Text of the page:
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Your Developing Baby: Week 14

Week 14

American Institute of Ultrasound in Medicine - AIUM.org

The big news this week? Your baby-to-be's gender is no longer a mystery. Differentiation of male and female sex characteristics, which begins at the 9th week, is complete by week 14. Still, you might have to wait a few weeks to find out whether you're having a boy or a girl. Even if you do have an ultrasound, the sonographer might not be able to determine the baby's sex during an exam at this age, but in a few more weeks, you might be able to find out baby's gender.

One development you'll have no problem seeing during an ultrasound at this time is happening deep inside your baby-to-be's skeleton. All along his frame, connective tissue is turning into bone. This complex bone formation process, called ossification, begins in utero and doesn't really finalize until well into your child's life and even into adulthood. Bones need to be somewhat malleable in order for your baby-to-be to continue to grow now, and after he's born. Several layers of both inorganic and organic substances have to come together to help make bones form, grow and harden. You'll be able to see these developing bones grow brighter (whiter) on the ultrasound as they become larger and harder.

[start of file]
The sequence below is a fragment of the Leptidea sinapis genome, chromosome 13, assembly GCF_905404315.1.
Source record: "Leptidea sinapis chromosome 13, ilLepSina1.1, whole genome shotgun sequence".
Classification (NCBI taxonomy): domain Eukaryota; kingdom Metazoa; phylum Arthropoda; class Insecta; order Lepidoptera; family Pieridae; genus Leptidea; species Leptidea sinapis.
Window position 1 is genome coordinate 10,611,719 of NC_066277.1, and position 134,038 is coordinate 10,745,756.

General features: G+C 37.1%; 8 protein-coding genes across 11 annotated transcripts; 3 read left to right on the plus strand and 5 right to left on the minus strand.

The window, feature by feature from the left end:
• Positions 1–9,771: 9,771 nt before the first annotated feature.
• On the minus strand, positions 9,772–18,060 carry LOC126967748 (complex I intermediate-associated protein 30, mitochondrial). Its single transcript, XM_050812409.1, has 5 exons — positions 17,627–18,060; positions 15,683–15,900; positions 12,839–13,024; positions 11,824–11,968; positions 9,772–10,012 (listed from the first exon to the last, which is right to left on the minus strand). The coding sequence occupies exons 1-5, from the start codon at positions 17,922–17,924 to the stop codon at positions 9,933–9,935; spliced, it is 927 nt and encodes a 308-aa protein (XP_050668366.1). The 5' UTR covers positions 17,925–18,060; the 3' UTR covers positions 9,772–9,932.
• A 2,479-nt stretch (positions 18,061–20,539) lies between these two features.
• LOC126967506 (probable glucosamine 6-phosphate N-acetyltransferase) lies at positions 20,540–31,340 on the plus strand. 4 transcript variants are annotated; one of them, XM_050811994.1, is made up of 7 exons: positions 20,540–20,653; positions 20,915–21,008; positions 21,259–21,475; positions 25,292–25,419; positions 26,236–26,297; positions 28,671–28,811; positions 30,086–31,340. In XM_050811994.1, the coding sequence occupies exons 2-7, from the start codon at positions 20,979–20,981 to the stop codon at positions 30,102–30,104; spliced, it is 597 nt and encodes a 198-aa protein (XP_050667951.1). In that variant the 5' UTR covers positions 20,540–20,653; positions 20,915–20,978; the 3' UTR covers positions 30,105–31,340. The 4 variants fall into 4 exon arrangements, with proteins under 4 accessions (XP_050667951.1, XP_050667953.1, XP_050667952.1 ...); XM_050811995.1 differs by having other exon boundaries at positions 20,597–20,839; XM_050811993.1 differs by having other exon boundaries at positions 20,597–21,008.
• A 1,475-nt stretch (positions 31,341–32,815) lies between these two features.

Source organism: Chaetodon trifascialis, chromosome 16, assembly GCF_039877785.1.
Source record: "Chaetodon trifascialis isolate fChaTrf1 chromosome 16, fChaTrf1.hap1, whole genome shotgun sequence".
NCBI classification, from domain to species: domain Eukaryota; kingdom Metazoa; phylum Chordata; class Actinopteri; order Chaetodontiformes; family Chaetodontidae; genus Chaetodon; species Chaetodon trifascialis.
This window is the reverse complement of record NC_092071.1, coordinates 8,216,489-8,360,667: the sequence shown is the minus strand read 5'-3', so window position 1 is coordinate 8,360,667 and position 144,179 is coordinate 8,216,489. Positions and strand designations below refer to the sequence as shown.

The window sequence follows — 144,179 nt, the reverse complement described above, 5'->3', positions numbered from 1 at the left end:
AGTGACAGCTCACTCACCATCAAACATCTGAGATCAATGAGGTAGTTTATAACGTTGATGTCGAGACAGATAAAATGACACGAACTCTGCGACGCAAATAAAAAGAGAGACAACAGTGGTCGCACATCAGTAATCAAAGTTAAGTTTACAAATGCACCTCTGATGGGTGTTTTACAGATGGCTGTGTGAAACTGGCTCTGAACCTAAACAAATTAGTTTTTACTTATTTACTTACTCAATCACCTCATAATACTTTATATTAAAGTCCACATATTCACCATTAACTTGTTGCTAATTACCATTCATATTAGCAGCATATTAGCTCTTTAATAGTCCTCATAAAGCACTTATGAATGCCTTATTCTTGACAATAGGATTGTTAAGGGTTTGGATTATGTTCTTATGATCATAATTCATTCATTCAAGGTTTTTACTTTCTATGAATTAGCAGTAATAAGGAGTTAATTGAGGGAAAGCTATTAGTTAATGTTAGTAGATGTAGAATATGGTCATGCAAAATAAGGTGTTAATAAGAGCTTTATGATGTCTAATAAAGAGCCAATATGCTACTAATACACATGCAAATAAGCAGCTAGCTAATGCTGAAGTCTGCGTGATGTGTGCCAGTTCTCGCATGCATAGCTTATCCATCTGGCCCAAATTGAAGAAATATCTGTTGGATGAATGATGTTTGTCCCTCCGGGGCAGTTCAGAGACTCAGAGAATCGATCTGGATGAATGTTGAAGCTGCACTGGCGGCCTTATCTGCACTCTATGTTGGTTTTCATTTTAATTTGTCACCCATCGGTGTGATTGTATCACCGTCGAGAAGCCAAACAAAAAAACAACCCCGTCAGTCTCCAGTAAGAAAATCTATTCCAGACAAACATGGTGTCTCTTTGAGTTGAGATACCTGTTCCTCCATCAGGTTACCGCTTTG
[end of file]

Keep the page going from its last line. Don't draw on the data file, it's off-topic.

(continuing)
Advancements in his brain are also making for changes you might see on an ultrasound. He's now able to move his facial muscles to make grimaces, grins, frowns, or even a squint. Although his face might look like he's responding to emotions, he's simply trying out his facial muscles.

One reassurance to moms this week: Now that your first trimester is over and you're a week into your second trimester, your chances for a miscarriage have gone down dramatically. The concern for a miscarriage is greatest during the first few weeks of development. Now that your baby-to-be is fully formed, the chances of miscarriage decrease.

Terms to Know

Ossification: The hardening of fibrous tissue into bone.

 
Important Information About Your Pregnancy
 
 

Copyright © 2010 Meredith Corporation.

Images courtesy of the American Institute of Ultrasound in Medicine (AIUM.org).